The inconsistency in the photos case does not mean the counsel's office failed to provide the correct advice the first time around, Craig said Friday. "The advice he got was right on the button," Craig said.
Former White House lawyers of both parties said in interviews that Craig risked controversy early on by assuming a larger role in crafting policy than others who have held the job. Many, but not all, previous counsel have kept to the limited function of providing legal advice to the president, rather than trying to intervene with lawyers who work in Cabinet agencies.
"Greg is not just sort of any old lawyer. He is a brilliant foreign-policy thinker who has extensive experience in government doing policy planning," said John Bellinger III, who advised Condoleeza Rice when she was White House national security adviser and secretary of state. But, added Bellinger, now a partner at Arnold & Porter, that influence can create adversaries: "It's perhaps not surprising that those in the departments or agencies who disagree with any of his policy views would then be critical of his role."
Though he said he's not a "lead policy maker," Craig acknowledged that he's been more involved in national security matters than previous counsel have been.
Craig became an early supporter of Obama's presidential campaign after the two met at the home of former Clinton adviser Vernon Jordan Jr., senior counsel to Akin Gump Strauss Hauer & Feld. His enthusiasm developed despite his longtime friendship with Bill and Hillary Clinton.
Now as counsel, Craig said he sees Obama at least daily and has direct access to the Oval Office without having to go through other senior officials. "He makes that absolutely clear: that whenever I need to talk to him, I can just walk in and talk to him on-one-one," Craig said.
VETTING AND PREPPING
To meet his priorities, Craig enjoys resources that few other president's counsel have had. Craig began with a staff of 24 drawn from prominent Washington firms, top law schools and Capitol Hill -- what he called in February "the greatest new law firm on the face of the planet." That number is down to 19, after several departures to other administration jobs, a spokesman said Friday. The Bush administration had 26 lawyers in the counsel's office in early January, in part because it was facing congressional investigations.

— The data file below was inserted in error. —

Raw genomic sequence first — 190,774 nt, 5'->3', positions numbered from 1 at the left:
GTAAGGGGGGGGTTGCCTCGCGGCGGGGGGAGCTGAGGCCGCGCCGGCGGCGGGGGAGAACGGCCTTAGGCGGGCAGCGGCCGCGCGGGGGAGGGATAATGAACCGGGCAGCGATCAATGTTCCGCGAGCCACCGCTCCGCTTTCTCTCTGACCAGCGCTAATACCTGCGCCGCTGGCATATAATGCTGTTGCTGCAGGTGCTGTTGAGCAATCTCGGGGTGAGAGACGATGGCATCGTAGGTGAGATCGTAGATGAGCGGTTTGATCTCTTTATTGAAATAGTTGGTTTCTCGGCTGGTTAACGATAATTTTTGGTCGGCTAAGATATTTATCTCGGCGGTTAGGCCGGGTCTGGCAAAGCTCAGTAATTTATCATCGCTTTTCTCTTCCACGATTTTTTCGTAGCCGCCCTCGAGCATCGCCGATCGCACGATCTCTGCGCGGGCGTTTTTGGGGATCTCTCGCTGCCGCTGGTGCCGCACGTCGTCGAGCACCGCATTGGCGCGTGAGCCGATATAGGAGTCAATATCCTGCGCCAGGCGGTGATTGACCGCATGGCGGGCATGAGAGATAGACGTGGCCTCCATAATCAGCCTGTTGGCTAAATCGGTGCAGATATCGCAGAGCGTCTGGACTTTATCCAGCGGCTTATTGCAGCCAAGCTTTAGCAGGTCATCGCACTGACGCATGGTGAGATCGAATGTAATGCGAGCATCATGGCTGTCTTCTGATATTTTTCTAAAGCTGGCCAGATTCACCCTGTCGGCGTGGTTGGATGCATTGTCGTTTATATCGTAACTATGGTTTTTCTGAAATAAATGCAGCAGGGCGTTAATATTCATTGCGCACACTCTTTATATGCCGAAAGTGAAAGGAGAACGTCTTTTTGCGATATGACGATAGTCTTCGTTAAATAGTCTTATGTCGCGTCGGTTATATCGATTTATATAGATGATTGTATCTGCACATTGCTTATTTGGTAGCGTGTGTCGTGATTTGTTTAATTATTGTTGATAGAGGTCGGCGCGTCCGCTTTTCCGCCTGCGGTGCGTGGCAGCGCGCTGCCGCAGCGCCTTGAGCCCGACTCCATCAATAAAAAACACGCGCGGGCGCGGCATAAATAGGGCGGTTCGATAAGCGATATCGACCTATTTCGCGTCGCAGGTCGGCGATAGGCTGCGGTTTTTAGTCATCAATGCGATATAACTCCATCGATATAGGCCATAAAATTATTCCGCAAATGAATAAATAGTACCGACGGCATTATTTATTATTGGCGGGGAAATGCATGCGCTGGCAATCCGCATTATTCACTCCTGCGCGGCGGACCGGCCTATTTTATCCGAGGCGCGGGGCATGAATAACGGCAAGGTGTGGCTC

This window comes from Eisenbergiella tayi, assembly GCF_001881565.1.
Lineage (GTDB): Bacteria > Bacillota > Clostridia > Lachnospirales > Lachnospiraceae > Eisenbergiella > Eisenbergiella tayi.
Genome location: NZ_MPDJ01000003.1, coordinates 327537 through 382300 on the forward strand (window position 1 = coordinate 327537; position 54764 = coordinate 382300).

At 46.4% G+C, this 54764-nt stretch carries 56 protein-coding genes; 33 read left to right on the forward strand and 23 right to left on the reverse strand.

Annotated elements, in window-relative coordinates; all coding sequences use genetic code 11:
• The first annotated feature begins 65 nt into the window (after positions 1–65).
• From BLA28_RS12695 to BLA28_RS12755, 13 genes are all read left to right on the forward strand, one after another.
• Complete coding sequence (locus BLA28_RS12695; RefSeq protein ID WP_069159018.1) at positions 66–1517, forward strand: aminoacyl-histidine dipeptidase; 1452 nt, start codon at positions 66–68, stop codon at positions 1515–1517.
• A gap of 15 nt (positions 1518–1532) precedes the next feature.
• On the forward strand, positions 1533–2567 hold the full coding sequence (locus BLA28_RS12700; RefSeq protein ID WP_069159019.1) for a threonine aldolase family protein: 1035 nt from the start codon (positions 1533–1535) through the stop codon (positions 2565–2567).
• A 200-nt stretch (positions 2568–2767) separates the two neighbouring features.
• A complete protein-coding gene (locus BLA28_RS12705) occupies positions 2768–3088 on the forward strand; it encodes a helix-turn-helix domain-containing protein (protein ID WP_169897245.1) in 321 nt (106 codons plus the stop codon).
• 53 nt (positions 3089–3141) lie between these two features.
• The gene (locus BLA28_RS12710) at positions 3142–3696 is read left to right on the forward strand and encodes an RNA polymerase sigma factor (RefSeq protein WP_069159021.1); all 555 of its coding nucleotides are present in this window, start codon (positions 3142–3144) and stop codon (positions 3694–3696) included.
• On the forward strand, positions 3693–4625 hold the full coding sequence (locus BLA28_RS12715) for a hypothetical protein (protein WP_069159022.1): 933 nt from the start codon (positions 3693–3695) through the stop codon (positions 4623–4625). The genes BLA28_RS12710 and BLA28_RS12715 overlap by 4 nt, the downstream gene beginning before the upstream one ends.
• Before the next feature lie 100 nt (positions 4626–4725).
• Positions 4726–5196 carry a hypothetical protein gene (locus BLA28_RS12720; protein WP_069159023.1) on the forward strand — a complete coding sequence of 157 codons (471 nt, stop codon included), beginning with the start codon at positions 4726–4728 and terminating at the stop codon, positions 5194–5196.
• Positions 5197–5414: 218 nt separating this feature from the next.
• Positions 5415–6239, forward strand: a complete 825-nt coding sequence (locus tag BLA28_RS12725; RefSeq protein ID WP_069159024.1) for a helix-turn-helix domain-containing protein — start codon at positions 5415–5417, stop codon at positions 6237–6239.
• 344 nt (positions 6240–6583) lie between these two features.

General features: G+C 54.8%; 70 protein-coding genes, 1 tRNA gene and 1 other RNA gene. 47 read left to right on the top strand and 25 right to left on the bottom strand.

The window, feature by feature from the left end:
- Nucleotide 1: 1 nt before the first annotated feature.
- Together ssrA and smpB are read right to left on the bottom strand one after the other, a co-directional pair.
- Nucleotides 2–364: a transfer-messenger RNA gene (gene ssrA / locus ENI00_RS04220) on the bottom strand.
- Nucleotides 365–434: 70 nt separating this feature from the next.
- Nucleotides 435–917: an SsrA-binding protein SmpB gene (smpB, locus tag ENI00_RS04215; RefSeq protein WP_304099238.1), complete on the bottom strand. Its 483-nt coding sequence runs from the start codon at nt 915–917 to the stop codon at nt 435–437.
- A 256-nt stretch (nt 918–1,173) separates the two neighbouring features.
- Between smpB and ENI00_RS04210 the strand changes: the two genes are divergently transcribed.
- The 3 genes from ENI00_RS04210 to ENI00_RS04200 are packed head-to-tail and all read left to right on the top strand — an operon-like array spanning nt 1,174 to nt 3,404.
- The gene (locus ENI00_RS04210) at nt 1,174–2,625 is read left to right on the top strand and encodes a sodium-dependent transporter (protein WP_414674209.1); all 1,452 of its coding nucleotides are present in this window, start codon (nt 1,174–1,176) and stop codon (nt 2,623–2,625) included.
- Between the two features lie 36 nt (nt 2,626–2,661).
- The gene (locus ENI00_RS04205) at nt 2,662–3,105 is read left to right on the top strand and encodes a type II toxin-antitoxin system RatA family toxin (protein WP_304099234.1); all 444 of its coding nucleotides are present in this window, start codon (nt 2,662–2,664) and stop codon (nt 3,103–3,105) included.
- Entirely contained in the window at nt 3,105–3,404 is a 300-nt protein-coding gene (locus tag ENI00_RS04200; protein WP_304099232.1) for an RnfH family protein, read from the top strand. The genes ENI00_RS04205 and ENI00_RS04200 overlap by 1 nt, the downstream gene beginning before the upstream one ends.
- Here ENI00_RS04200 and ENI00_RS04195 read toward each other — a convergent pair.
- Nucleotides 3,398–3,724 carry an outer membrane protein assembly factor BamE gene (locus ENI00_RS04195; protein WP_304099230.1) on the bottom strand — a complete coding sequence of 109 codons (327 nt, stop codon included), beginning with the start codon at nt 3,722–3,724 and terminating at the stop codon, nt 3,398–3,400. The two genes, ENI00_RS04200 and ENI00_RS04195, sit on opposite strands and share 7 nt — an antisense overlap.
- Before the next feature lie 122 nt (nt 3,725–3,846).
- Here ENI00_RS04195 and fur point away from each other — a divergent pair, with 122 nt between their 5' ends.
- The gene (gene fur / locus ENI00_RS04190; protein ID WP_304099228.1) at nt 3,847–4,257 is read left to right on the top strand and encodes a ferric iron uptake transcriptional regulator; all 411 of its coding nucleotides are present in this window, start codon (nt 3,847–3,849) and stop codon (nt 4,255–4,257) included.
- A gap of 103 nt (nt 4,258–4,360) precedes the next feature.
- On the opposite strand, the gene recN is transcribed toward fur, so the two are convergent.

Much of the work of the White House Counsel's Office -- preparing executive orders, vetting judicial nominees -- doesn't change from administration to administration. Obama's lawyers have prepared executive orders that set out extensive ethics guidelines and that authorize advisers, popularly known as "czars," on issues such as urban affairs and health care. Issuing executive orders is "an important function for the president because that's a way he can put his stamp on the executive branch," Craig said.
In February, after a series of high-profile vetting failures by people outside the counsel's office, Craig said his office took over the background checks for Cabinet and sub-Cabinet nominees. The new position, a special counsel to the president, is held by former O'Melveny & Myers partner Michael Camunez. "I think we do more vetting and more background checks than previous White House counsel have done," Craig said.
Craig's office has gotten high marks for its handling of Sotomayor's nomination, after she won confirmation with little delay. But some liberal legal scholars saw the confirmation as an ideological defeat because Sotomayor publicly disagreed with Obama's statements on the role of empathy in judging. Asked about the criticism, Craig said that Sotomayor statements about "fidelity to the law" were not an attempt to copy the playbook of Chief Justice John Roberts Jr.'s confirmation process.
"That is her career. Those are her words," Craig said of Sotomayor. "If you look at her record on the 2nd Circuit and her record on the district court as a trial judge, 'fidelity to the law' are the words that best describe that record. So, this is not something that we have drawn from the Roberts' lesson."